Predictable Evolution Trumps Randomness of Mutations

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Bacteria such as Escherichia coli can acquire predictable mutations to adapt to a changing environment.
(image by Flickr/Microbe World)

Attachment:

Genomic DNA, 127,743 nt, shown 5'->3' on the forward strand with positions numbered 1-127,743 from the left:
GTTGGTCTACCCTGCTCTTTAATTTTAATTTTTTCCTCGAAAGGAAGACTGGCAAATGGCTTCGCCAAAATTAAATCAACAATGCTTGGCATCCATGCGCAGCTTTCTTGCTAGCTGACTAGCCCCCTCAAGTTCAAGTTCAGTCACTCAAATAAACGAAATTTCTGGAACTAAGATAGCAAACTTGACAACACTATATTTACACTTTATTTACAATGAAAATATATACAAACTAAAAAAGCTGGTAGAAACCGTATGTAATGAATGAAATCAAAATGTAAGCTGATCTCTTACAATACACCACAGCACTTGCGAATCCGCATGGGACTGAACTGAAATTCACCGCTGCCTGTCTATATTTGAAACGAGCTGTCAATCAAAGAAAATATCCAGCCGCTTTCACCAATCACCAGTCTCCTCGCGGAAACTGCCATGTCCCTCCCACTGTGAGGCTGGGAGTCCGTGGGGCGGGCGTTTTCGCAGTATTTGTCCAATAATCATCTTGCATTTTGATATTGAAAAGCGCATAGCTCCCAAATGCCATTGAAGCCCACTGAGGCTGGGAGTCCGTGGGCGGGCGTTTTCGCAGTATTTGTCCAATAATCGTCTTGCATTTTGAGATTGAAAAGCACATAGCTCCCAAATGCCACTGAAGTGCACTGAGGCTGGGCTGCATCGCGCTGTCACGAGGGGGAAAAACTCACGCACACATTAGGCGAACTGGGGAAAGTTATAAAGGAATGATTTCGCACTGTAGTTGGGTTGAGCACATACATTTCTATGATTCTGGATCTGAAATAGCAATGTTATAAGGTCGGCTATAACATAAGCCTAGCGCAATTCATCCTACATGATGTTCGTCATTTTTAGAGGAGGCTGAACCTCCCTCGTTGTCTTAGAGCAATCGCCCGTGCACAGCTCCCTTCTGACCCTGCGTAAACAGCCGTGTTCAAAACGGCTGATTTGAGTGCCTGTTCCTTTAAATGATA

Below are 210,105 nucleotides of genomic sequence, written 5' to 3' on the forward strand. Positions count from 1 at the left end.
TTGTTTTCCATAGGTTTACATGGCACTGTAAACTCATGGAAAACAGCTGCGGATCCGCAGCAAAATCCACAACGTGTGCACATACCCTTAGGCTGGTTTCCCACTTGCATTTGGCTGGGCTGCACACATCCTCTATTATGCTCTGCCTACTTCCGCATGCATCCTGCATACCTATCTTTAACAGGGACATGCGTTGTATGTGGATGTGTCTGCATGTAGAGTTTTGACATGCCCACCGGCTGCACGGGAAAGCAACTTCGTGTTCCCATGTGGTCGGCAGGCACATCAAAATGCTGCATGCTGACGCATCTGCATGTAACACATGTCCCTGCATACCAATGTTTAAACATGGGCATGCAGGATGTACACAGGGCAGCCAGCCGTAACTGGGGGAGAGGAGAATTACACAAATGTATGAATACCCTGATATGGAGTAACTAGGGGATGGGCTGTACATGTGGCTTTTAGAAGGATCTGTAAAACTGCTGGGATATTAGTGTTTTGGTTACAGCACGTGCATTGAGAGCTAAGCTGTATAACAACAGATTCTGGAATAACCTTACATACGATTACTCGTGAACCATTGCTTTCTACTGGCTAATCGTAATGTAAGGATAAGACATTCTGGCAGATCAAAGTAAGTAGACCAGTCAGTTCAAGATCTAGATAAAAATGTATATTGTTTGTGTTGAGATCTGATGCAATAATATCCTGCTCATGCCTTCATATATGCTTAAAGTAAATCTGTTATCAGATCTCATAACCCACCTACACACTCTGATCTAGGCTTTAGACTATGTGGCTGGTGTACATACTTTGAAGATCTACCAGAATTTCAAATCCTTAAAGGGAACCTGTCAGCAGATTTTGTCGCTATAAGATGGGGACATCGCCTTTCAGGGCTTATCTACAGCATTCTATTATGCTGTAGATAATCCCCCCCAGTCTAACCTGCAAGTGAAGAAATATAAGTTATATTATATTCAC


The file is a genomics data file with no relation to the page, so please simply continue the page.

Although mutations, the driver of evolution, occur at random, a study of the bacterium Escherichia coli reveals that nature often finds the same solution to the same problem again and again. Over time, random mutations enable organisms to adapt and diversify, often when geographically separated groups of the same species grow better suited to their local environment and less like members of the other group. The DNA showed that in some cases identical mutations appeared independently in all three test tubes: despite the random nature of mutations, the same changes in the environment favored the same genetic solutions. Doebeli and Herron also found that some mutations occurred only in a specific order: after one group had become specialized for glucose and the other for acetate, both groups evolved to switch better between meal types.

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